The intractable trade war, disappointing Singapore growth data and weak yuan will take their toll on the Singdollar in the coming months, according to DBS analysts.
They tip the currency to weaken to 1.42 against the United States dollar by the year end. It was around 1.3802 yesterday.
"We remain cautious on the outlook for the SGD," they added.
"The trade-reliant Singapore economy is vulnerable to heightened growth worries in the world's largest economies. The trade war remains the top downside risk now.
"Multiple factors - higher US tariffs on European Union goods, a possible no-deal Brexit on Oct 31 and a weak German economy - could also tip the euro zone economy into recession."
Their forecast is for the Singdollar to end the year above 1.4 to the greenback.
DBS FX strategist Philip Wee and DBS economist Radhika Rao also noted yesterday that emerging-Asia currencies have weakened modestly in anticipation of disappointments at the US-China trade talks in Washington starting tomorrow.
"US President Trump made clear his preference for a big and not a partial deal. Conversely, China is realistic and would target only issues that both countries have agreed on this week," they added.
"Talks, however, will be difficult during a US presidential election year already marred by the Trump impeachment inquiry.
"Hopes (for) an interim trade deal... have been partly negated by the US Commerce Ministry's decision to place 28 Chinese government and commercial companies on its blacklist. The US has also hit EU wine and cheese with more tariffs."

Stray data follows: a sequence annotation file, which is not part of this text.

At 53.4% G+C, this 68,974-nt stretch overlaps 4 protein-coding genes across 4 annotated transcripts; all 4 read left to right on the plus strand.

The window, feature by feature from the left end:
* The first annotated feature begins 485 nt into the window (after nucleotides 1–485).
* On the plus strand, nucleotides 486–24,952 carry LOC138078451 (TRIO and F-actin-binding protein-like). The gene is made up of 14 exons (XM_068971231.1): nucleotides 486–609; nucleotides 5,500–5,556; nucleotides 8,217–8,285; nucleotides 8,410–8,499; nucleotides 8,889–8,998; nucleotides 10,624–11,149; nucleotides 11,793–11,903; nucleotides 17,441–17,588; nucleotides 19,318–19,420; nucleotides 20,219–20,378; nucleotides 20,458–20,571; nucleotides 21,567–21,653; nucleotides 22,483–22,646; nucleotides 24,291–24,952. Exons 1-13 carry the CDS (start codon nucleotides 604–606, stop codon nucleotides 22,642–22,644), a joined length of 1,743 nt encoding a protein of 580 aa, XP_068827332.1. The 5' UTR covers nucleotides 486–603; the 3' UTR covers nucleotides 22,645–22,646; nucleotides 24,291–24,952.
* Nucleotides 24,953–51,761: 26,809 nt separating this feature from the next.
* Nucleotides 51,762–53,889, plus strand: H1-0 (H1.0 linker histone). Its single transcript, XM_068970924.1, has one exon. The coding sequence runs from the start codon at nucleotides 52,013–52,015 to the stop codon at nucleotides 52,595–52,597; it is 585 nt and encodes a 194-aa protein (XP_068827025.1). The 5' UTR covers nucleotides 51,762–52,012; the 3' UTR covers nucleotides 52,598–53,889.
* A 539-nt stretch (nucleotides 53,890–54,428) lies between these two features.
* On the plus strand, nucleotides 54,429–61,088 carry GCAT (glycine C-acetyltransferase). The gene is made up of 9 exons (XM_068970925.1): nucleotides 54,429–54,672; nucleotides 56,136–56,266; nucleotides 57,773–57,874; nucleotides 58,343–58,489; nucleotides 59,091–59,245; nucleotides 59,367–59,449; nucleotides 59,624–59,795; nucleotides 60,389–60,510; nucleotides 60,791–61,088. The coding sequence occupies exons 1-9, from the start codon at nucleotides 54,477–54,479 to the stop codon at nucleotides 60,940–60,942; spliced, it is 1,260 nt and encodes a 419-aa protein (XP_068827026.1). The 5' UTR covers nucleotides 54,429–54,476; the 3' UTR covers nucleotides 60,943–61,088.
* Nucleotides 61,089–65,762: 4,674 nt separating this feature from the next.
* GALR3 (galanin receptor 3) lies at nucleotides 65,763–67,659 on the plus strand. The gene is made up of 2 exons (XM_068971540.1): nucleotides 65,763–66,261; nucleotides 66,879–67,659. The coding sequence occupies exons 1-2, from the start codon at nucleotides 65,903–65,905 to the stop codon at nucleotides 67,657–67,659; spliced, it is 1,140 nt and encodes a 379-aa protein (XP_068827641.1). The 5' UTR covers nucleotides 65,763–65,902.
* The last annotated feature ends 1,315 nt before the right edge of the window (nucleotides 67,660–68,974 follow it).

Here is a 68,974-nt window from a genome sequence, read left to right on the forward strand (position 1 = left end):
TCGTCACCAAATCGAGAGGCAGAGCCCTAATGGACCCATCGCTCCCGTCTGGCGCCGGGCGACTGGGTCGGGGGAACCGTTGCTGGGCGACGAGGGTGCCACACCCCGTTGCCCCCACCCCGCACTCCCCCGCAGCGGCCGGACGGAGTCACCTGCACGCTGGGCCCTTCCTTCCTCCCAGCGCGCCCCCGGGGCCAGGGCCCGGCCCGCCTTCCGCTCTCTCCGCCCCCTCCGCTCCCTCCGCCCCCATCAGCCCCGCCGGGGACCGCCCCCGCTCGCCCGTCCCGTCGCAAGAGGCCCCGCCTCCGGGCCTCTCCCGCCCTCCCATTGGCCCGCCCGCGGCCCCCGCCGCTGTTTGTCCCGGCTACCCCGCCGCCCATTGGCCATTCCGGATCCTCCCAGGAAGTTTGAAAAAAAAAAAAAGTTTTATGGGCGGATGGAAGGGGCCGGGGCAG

Another factor in the mix is the Monetary Authority of Singapore monetary policy statement and advance estimate for third-quarter gross domestic product (GDP) due out on Oct 14.
The DBS analysts do not anticipate much change in the policy settings around the Singdollar.
"There is not yet a case for a return to a neutral or zero appreciation policy. Singapore is likely to avert a technical recession, and we are not forecasting deflation," the analysts said.
They noted that DBS' economist is tipping third-quarter GDP to come in at around 2.1 per cent after a negative second quarter and expansion of 0.7 per cent for the full year.
This is "in the upper half of the official 0 to 1 per cent forecast range", DBS analysts said.
"The Government, at this juncture, does not intend to respond with counter-cyclical fiscal measures such as an extraordinary Budget," they noted. "It will be monitoring to see if the weaknesses from the trade war have spread beyond the external and manufacturing sectors.
"Close attention will be paid to the labour market, where the unemployment rate for residents has been at or above 3 per cent since the (fourth quarter last year)."
Despite earlier downgrades, the official inflation forecasts for this year are not negative, DBS noted.
The forecast for the consumer price index was first lowered in February to 0.5 to 1.5 per cent, from 1 to 2 per cent earlier. This was followed in April by a downward revision in core inflation to 1 to 2 per cent, from 1.5 to 2.5 per cent previously.
"They are likely to end the year close to the floor of their official forecast ranges. For example, our economist expects headline inflation to recover to 1.1 per cent in 2020, from a projected 0.5 per cent this year," DBS said.